Think about your workplace and ask yourself the following questions:
- Do you employ as many women as you do men?
- Do you have as many women in leadership roles as you do men?
- Do men and women earn equal salaries for the same job?
If the answer to one or more of these questions is ‘no’, that is probably due to gender bias. This is often a form of unconscious or implicit bias. And women are mostly the ones who suffer as a result of it. Gender bias occurs when someone unconsciously attributes certain attitudes and stereotypes to someone. For example, men may be considered more analytical and less emotional. As a result, they have a better chance of being considered for a leadership role.
Gender bias in the workplace is always problematic. Not only because all people deserve equal treatment and chances. But also because gender bias stands in the way of becoming a more inclusive and diverse company.
Examples of gender bias
Gender bias in the workplace takes different forms. Let’s have a look at the three examples below.
1. Gender bias in job interviews
Gender bias starts even before the interview. Recruiters decide who to invite for interviews based on application letters. From research, we know that women get invited less. When they do get invited, they’re often set different interview tasks than men. Men are more frequently given math-based interview tests, while women are given more verbal tests. Women are also more likely to be asked about parental plans and responsibilities. Men rarely have to answer these kinds of questions.
2. Gender bias and the pay gap
The pay gap is real. Women still earn less than men for doing the same job. On average, women earn 17% less than their male colleagues. The differences vary per country. In the US, it’s 21.4%, in Canada, it’s 16.1%, in the UK, it’s 17.9%, and in the Netherlands, it’s 18.9%.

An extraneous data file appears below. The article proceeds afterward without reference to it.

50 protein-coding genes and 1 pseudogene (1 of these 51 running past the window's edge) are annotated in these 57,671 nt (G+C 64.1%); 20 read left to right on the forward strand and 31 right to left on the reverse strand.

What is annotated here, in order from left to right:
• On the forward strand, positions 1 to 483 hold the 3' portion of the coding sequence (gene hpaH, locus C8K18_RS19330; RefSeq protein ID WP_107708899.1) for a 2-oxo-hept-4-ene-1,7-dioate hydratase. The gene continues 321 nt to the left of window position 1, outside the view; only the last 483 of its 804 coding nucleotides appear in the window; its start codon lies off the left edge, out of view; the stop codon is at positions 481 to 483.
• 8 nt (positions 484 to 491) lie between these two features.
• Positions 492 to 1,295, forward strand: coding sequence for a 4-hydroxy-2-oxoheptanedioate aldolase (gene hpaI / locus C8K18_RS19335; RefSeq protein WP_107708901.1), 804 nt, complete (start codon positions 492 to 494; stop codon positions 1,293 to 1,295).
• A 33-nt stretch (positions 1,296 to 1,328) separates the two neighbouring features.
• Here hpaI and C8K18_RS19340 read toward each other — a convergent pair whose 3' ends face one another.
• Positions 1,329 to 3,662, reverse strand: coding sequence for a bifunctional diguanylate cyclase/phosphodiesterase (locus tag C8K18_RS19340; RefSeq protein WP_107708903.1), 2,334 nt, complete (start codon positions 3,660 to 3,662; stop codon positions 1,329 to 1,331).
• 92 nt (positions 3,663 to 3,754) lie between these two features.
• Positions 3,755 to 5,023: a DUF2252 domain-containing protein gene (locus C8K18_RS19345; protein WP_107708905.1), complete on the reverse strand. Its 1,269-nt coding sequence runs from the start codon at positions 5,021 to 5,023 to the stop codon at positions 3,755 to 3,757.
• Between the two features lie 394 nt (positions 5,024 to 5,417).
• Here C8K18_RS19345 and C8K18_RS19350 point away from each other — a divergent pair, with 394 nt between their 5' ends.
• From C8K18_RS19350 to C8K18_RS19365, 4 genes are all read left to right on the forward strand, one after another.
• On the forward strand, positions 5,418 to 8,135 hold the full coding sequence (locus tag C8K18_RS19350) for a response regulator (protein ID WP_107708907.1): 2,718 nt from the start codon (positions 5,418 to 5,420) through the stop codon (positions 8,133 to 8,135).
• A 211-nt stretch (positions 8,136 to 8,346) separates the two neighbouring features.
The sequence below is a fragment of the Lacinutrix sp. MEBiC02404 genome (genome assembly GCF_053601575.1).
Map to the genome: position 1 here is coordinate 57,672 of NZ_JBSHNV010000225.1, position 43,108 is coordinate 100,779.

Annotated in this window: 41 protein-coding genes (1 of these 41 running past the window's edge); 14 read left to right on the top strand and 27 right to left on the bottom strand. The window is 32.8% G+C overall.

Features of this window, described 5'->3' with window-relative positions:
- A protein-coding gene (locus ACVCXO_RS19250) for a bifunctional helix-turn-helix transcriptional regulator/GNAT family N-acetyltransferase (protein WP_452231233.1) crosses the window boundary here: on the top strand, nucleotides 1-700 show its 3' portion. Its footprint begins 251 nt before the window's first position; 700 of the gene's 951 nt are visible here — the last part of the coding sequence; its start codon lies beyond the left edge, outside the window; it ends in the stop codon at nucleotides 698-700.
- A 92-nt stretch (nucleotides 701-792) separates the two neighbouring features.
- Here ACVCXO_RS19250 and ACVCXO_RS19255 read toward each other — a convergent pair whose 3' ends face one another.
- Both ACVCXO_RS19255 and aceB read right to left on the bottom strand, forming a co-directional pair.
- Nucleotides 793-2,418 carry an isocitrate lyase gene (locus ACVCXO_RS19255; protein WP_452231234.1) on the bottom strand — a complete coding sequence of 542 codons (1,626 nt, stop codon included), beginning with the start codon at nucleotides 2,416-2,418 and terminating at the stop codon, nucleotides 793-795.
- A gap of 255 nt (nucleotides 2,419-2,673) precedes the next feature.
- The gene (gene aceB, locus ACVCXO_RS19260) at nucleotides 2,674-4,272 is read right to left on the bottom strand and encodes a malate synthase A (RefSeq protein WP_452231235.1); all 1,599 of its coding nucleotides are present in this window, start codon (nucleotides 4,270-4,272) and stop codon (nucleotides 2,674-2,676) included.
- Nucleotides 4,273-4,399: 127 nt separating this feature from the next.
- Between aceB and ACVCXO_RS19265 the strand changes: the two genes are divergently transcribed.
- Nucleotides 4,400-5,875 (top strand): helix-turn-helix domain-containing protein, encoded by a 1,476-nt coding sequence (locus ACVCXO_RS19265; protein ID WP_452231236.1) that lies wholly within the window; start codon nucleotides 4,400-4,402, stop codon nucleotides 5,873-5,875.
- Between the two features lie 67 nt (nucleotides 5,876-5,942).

3. Gender bias in job descriptions
Gender bias in job descriptions is not uncommon either. We see a lot of words in job ads that mostly appeal to men. These are words that women don’t identify with. As a result of which, they will refrain from applying. Women want to meet 100% of the qualifications asked for. If they meet less than 100%, they won’t apply. For men, meeting around 60% of the qualifications is enough to apply. You should therefore only list the qualifications that are absolutely necessary for the job.
No more gender bias in the workplace? Use Textmetrics!
Gender bias is unfortunately still very common and a real problem. Above are just three examples, but we could list many more. To become a more diverse and inclusive company, the gender bias problem has to be tackled. You can use the Textmetrics platform to take the first step. You can use it to eliminate gender bias from your job descriptions. And write job ads with a gender-neutral tone of voice that appeals to both men and women. As a result, more women will apply. And you can answer the first question we asked at the beginning with a ‘yes’.
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